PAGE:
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Three Reasons You Should Do Cardio Outside

Bob Falcone

Cardio is good for you; we hear it all the time. It’s good for your heart, it’s good for your lungs, it’s good for your bones, and it’s good for your overall well-being. But why is it good for you, physiologically?

I spoke with Dr. Chitra Peddada, medical director of cardiopulmonary rehabilitation at Penrose Hospital, about the cardiovascular aspects of outdoor recreation. According to Peddada, exercising is more than getting your heart rate up and sweating; it’s about what happens when you get your heart rate up.


Research shows a marked decrease in the rate of breast cancer in women who exercise regularly. Even just three hours of cardio a week is believed to reduce cancer risk by 30 to 40 percent! The Vitamin D you pick up outdoors combined with cardio has also been shown to reduce risk of colon cancer.

heart benefits of cardio


Weight loss, a by-product of exercise, decreases the risk of diabetes. Cardio activities boost your metabolism, and keep blood glucose levels in check. Peddada says as little as a three-pound weight loss will result in an “exponential” increase in diabetic metabolisms.



Increased circulation, caused by a rise in blood pressure and pulse rate while you’re huffing and puffing along a trail, contributes to lower LDL (bad cholesterol), increases the levels of HDL (good cholesterol), and lower triglyceride levels. Increased blood flow also helps with joint health and recovery from joint injury. Doing your cardio outside also helps to reduce risk of heart attack and lowers blood pressure as well due to the Vitamin D gains.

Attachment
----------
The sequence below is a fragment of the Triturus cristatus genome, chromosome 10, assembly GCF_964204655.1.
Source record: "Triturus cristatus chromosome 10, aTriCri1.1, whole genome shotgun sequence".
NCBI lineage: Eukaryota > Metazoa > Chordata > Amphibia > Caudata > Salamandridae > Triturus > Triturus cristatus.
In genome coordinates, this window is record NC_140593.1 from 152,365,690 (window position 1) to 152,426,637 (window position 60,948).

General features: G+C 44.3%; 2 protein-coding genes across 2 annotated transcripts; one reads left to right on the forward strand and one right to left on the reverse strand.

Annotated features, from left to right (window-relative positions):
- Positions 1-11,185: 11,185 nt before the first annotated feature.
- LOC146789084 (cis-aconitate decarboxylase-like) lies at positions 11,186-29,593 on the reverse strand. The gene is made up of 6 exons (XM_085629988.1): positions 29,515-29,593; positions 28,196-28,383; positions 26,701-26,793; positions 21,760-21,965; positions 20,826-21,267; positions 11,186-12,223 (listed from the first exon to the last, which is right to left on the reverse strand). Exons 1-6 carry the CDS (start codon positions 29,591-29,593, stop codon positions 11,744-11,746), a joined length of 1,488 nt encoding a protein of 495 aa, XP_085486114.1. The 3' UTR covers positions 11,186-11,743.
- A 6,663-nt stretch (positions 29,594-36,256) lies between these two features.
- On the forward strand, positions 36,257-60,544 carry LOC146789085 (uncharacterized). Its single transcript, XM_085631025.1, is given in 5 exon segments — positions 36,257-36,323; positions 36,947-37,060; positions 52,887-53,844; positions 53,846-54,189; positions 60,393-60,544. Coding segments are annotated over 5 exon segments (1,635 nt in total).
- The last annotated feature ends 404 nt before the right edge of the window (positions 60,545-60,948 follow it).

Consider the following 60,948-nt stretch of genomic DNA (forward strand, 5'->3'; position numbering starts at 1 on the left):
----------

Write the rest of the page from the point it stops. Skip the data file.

running cardio

And the benefits continue. A recent study by the Cooper Clinic in Dallas determined that even moderate exercise can dramatically reduce cardiac mortality when compared to a sedentary lifestyle. Simply put, you don’t have to over do it or train like a triathlete to improve your health.

I know that I’m likely preaching to the choir — many of you reading this are already hikers or cyclists, or engage in other outdoor activities. But you also probably know someone who you’ve been trying to get involved in some outdoor exercise. Share the benefits with them, and maybe save their life.

Bob Falcone
Bob Falcone is a retired firefighter and photographer, hiker, college instructor and business owner who has lived in Colorado Springs for over 24 years. Bob has hiked an average of 580 miles each of the last several years, mostly in Colorado, Arizona, New Mexico and Utah. He serves on the El Paso County Parks Advisory Board, and will finish his term as Board President of the Friends of Cheyenne Cañon at the end of 2015.
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